Monday, March 8, 2010

Writing About a Painting

One of my favorite assignments is a variation on "Description," in the Intermediate level of my Progymnasmata Tutorial series. I present it this way, after suggesting two other paintings (students are welcome to choose their own as well):
Now describe one of these paintings, or a character in the painting, in such a way as to illuminate the painting or the character so that a casual observer takes a second and third look. You may limit yourself to just the information given by the painting itself, or bring in things you know about Wycliffe, for instance, or about the history of the boat painting. Limit your work to under 300 words.

Today I enjoyed one student's response that I want to share with you. Kiernan Presler-Marshall, grade 8, chose the painting "The Polar Sea," by Caspar David Friedrich, reproduced above. His description makes excellent use of language in many ways, and though it could use another polish, it's worthy to post here as is:

Sheets of ice, sharp and cold as the executioner's ax, rise into the sky, stabbing for the heavens. With a grinding crunch, these two icy monsters collide, shattering with force and throwing slivers high into the air. The ice raises itself above its kingdom, stabbing like knives into the sky.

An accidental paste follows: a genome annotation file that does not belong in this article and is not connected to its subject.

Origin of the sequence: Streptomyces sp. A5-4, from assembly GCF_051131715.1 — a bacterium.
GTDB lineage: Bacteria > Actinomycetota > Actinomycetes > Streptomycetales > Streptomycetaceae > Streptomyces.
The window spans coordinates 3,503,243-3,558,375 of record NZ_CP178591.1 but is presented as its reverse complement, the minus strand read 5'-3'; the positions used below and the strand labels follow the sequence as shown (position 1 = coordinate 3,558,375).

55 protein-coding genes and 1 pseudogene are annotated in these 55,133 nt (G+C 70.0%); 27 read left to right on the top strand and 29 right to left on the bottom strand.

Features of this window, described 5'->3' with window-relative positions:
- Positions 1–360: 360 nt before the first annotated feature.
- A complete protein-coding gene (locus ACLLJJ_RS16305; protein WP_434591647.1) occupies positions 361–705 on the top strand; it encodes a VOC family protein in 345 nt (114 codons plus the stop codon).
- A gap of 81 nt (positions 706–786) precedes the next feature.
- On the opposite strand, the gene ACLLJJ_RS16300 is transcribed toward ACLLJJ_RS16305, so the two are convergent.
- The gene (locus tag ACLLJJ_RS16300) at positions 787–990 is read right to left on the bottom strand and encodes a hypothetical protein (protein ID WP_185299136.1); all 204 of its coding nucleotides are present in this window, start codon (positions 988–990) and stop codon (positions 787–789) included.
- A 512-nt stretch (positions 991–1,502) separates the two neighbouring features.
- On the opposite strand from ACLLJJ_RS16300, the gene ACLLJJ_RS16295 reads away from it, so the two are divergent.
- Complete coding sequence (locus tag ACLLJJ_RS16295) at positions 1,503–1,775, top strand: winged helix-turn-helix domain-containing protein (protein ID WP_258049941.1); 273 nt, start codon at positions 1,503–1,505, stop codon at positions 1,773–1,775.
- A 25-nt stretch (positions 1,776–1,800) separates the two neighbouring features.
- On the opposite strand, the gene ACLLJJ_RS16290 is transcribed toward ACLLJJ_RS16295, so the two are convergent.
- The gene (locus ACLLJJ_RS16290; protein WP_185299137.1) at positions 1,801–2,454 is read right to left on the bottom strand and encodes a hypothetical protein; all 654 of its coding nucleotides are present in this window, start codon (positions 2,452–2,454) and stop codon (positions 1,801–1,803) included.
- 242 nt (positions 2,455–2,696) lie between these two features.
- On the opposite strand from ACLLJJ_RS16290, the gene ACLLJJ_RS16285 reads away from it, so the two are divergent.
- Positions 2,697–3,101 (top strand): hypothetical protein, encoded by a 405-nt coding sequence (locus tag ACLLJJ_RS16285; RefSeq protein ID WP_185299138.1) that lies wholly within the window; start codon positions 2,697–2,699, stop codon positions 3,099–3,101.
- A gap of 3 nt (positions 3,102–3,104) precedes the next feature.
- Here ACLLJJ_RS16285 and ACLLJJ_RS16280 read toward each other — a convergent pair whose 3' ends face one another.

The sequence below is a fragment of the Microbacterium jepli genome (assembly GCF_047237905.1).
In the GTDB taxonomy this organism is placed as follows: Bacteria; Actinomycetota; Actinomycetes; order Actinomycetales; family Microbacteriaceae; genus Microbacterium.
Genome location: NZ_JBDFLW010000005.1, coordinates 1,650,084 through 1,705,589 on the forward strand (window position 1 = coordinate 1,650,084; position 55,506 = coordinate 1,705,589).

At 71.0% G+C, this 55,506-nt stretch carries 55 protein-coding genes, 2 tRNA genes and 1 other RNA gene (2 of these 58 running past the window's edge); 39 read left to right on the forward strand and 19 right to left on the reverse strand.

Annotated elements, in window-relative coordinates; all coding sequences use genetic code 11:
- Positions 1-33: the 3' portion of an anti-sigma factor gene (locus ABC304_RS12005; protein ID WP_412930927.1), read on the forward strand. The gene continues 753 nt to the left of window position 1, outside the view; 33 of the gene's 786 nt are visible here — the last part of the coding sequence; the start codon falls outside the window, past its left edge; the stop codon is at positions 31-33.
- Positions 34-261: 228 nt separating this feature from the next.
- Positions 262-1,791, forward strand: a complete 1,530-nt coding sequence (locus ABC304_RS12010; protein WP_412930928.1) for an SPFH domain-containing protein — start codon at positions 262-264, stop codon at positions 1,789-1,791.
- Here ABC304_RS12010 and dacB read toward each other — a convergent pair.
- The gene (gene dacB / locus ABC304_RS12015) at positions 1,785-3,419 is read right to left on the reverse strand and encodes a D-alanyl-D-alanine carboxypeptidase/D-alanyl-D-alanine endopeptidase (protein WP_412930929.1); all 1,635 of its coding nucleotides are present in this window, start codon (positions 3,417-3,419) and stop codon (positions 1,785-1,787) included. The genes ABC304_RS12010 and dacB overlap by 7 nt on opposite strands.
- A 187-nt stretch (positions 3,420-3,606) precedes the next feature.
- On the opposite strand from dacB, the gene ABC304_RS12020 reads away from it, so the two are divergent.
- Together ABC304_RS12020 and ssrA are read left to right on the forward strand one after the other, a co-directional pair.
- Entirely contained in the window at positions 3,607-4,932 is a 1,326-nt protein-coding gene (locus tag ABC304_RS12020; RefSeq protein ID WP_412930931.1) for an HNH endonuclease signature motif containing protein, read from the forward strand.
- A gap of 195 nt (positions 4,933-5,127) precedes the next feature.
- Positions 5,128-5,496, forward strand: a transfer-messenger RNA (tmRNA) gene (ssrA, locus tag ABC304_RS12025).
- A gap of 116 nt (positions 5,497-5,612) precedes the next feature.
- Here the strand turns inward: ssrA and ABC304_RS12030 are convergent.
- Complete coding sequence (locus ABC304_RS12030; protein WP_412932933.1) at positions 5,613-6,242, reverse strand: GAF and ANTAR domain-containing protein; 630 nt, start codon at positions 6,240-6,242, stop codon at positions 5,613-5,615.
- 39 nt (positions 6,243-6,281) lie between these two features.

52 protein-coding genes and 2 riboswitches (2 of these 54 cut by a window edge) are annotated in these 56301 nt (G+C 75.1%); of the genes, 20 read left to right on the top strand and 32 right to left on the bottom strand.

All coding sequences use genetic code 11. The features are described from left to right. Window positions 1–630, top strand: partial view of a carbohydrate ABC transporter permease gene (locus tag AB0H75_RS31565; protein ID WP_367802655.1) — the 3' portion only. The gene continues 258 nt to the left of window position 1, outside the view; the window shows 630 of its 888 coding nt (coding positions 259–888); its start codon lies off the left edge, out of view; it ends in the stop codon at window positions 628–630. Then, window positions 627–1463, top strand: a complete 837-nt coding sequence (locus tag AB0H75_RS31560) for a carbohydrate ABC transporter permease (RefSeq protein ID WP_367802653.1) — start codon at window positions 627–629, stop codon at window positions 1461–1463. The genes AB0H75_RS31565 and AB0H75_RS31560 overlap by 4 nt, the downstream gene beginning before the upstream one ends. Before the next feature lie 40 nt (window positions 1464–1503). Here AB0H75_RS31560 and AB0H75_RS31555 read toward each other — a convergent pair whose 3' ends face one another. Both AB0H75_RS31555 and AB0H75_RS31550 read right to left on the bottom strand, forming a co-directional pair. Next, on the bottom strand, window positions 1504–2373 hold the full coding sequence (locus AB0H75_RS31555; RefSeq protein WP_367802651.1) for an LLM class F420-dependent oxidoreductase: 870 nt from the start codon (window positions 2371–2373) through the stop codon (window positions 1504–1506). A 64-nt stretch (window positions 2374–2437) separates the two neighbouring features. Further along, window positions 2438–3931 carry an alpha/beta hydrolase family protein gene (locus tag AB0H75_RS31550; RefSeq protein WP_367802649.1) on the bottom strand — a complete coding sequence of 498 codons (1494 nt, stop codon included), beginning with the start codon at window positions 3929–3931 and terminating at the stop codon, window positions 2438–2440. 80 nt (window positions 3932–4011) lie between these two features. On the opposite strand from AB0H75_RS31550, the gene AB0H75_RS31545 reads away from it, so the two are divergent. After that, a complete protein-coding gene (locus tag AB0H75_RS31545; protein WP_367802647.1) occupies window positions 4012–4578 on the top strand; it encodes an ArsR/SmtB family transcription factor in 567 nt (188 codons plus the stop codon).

As far as the eye can see, the land is a freezing desert, windswept and empty. Nothing moves, but for the snow which blasts by like an icy sandstorm. The world is bathed in silence, save for the shrieking of the wind as it winds its way around the icy towers. With nothing to slow it, it speeds up incredibly, throwing snow to the sky and forcing everything to bow before it. The clouds above have been shredded into rags by the wind. They split to reveal the sun, though it does nothing to melt the wastes of ice. If anything, it makes them more forlorn, a place which not even the sun can warm. On the horizon, if that is what it is called in a place where distances have no meaning, mountains of ice rear from the wastes like primeval monsters, quickly frozen as they awoke from their slumber.

The ship, sturdy as it was, could not stand the force of the crushing ice, Becoming part of the ice sheet which was its doom. Splintered spars of wood litter the ice, silent grave markers for the men who once sailed the seas in the now deceased ship. The crew of the ship, once brave explorers, are now frozen into the ice which ended their journey. Together they will rest through the ages, waiting, always waiting.....

----277 words

Writing Contest--Education and Liberty

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Monday, March 1, 2010

Pagan Gods and Leviathan

Thanks to Joe Carter of First Things, an intriguing book review about the nature of Jewish and of Christian thought as expressed in literature:

"Why There is No Jewish Narnia"

The part about Leviathan is amazing . . .

Has anyone read Lev Grossman's The Magicians?